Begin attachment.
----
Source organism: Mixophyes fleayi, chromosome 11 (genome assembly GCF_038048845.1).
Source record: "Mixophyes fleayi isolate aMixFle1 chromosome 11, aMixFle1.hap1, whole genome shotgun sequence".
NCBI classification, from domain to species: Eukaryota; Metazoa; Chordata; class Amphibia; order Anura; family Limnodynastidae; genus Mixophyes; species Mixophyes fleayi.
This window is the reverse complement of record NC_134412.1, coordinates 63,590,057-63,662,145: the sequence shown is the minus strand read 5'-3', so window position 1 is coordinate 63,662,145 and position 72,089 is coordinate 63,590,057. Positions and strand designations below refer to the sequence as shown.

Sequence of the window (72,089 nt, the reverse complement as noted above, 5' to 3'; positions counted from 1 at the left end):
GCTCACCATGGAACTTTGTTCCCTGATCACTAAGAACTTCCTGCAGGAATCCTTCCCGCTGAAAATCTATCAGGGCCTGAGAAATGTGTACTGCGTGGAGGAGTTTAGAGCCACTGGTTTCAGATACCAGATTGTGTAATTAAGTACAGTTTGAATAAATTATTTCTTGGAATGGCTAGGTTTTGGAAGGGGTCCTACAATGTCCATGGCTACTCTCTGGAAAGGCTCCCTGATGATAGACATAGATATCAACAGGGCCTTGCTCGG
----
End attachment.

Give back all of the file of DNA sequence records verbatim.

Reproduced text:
Source organism: Mixophyes fleayi, chromosome 11 (genome assembly GCF_038048845.1).
Source record: "Mixophyes fleayi isolate aMixFle1 chromosome 11, aMixFle1.hap1, whole genome shotgun sequence".
NCBI classification, from domain to species: Eukaryota; Metazoa; Chordata; class Amphibia; order Anura; family Limnodynastidae; genus Mixophyes; species Mixophyes fleayi.
This window is the reverse complement of record NC_134412.1, coordinates 63,590,057-63,662,145: the sequence shown is the minus strand read 5'-3', so window position 1 is coordinate 63,662,145 and position 72,089 is coordinate 63,590,057. Positions and strand designations below refer to the sequence as shown.

Sequence of the window (72,089 nt, the reverse complement as noted above, 5' to 3'; positions counted from 1 at the left end):
GCTCACCATGGAACTTTGTTCCCTGATCACTAAGAACTTCCTGCAGGAATCCTTCCCGCTGAAAATCTATCAGGGCCTGAGAAATGTGTACTGCGTGGAGGAGTTTAGAGCCACTGGTTTCAGATACCAGATTGTGTAATTAAGTACAGTTTGAATAAATTATTTCTTGGAATGGCTAGGTTTTGGAAGGGGTCCTACAATGTCCATGGCTACTCTCTGGAAAGGCTCCCTGATGATAGACATAGATATCAACAGGGCCTTGCTCGG